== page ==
Syria is to be welcomed back into the Arab League after having been expelled eight years ago after president Bashar al-Assad brutally repressed peaceful protests, leading to years of bloodshed costing hundreds of thousands of lives.
The move to reinstate Damascus back into the bloc has been led by the gulf nations and will see Assad join Arab leaders such as Saudi Crown Prince Mohammed Bin Salman and Egypt’s Abdel Fatah el-Sisi at the League’s table next year.
Many believe that the readmission of Syria into the bloc will mark the end of the so-called Arab Spring, an attempt by Arab citizens to overthrow their long-standing despotic rulers.
Although such attempts were somewhat successful initially in Tunisia, Egypt, Libya and Yemen, these initial successes were then often reversed by the failure to build a stable government as is the case in Libya and Yemen and the return of authoritarian rulers like el-Sisi in Egypt.
Last week Sudanese president Omar al-Bashir became the first Arab League leader in eight years to visit Syria and hold talks with Assad. The visit has been interpreted by many as a move by Saudi Arabia to foster a friendlier relationship with Assad’s regime.
Although Syria is at odds with Saudi Arabia and the UAE due to its close relationship with Iran, whose forces have propped up Assad in Damascus, it is thought that the gulf nations aim to lure Assad away from his traditional allies with the promise of reconstruction and trade as well as normalised ties.
According to the Guardian, there is growing consensus among the members of the Arab League to normalise ties with Damascus despite pressure from the US to not hold a vote on the issue.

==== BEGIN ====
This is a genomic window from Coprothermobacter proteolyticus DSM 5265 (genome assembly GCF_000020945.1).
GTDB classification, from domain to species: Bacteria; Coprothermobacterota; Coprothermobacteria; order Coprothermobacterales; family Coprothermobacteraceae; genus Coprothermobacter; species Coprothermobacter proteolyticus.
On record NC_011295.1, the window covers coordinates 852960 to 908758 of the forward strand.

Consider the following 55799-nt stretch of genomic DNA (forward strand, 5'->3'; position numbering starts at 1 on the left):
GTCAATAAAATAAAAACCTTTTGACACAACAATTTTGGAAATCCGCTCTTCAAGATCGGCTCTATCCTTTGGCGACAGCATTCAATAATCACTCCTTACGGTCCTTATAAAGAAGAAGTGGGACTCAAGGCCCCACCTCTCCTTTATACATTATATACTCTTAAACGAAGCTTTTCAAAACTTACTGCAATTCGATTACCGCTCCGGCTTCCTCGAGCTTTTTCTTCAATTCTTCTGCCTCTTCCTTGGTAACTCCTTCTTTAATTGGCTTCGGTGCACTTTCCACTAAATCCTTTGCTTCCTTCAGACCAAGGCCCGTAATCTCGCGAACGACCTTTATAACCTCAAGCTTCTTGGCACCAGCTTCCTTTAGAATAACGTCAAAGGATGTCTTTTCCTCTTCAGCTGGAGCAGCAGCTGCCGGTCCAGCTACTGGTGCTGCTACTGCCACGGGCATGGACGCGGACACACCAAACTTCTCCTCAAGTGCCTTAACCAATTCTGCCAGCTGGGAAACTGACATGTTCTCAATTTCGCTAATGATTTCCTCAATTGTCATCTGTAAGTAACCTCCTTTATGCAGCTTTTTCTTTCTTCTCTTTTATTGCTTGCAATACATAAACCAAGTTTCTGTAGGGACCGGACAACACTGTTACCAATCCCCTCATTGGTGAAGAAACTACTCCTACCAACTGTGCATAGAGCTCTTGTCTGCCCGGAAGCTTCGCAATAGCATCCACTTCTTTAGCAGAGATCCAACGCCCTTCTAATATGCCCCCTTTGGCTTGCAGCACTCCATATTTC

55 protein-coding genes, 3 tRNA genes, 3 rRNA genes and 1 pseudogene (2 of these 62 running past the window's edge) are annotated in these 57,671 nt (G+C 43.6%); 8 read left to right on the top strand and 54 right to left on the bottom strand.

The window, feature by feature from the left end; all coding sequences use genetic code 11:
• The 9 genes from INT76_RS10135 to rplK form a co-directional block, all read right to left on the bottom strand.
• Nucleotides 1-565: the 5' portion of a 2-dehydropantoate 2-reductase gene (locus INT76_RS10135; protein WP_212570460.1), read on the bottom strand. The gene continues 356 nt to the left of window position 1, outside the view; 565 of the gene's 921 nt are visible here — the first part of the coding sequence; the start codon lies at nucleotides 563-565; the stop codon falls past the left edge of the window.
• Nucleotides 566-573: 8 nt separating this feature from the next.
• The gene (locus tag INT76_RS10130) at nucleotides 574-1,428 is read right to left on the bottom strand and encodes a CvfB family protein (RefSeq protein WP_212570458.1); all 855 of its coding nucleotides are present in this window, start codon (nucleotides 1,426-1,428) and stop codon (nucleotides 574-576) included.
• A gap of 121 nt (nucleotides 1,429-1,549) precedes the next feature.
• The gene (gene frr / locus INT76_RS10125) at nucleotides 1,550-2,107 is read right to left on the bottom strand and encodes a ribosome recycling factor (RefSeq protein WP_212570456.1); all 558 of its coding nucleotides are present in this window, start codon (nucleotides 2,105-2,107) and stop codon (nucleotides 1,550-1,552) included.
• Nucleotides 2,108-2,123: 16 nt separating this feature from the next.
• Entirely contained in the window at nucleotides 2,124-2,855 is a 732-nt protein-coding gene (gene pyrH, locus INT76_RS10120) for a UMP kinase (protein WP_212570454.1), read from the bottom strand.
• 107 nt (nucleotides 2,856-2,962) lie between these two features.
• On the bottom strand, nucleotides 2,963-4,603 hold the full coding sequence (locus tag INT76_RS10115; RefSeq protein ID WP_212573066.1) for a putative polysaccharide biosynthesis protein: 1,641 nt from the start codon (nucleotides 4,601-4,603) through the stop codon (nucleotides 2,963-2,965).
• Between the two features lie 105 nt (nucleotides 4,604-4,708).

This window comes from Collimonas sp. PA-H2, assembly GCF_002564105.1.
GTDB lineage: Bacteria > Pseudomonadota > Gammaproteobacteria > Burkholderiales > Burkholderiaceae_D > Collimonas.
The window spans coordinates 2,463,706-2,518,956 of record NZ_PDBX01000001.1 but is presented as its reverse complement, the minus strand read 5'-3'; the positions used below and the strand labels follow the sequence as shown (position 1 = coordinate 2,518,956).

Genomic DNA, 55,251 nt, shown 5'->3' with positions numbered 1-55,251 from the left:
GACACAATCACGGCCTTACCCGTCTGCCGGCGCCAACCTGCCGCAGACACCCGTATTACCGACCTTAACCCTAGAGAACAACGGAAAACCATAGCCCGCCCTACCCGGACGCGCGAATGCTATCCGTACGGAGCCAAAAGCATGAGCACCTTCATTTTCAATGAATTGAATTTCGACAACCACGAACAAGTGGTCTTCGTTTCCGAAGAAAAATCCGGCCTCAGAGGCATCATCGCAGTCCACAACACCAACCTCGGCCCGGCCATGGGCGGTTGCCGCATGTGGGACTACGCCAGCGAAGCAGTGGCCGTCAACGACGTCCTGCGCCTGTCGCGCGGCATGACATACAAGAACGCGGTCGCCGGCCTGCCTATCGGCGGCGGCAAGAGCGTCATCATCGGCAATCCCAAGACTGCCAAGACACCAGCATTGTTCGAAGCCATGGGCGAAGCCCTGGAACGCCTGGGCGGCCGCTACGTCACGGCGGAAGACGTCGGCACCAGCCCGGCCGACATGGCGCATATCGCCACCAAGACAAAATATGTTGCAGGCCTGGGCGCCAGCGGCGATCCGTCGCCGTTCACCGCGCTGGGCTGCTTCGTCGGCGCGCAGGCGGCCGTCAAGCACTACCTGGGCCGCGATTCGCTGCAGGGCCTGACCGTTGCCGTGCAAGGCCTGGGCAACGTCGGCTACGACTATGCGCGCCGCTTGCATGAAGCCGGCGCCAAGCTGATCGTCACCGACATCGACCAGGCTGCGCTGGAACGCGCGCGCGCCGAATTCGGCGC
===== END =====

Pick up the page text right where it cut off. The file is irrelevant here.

Media outlets in Egypt and the Gulf have given positive coverage to the readmission of Syria to the bloc and according to sources in the Guardian, the Emirati embassy in Damascus is due to reopen after being closed for eight years. 
Moreover, Jordan has reopened a southern border crossing with Syria and Israel is working with Russia to reduce tensions in the occupied Golan Heights.
Although Damascus will be welcomed back into the fold of the Arab world, it will remain a pariah state on the international stage. A European diplomat said:
“Our position remains firm, however. There’s no credible, genuine settlement process under way yet in Syria, so fundamentally there’s still no incentive for reconciliation with the regime.”
The UN has estimated that around $250bn will be needed to rebuild the country. However, the global body has said that Assad will not receive a penny until he engages with the UN peace process. 
The conflict in Syria has entered its 7th year with over 500,000 deaths and no signs of de-escalation. The crisis has increased tensions between the U.S. and Russia and has brought about a gridlock in the UN with Russia vetoing any resolution brought forth by the U.S. and its allies.
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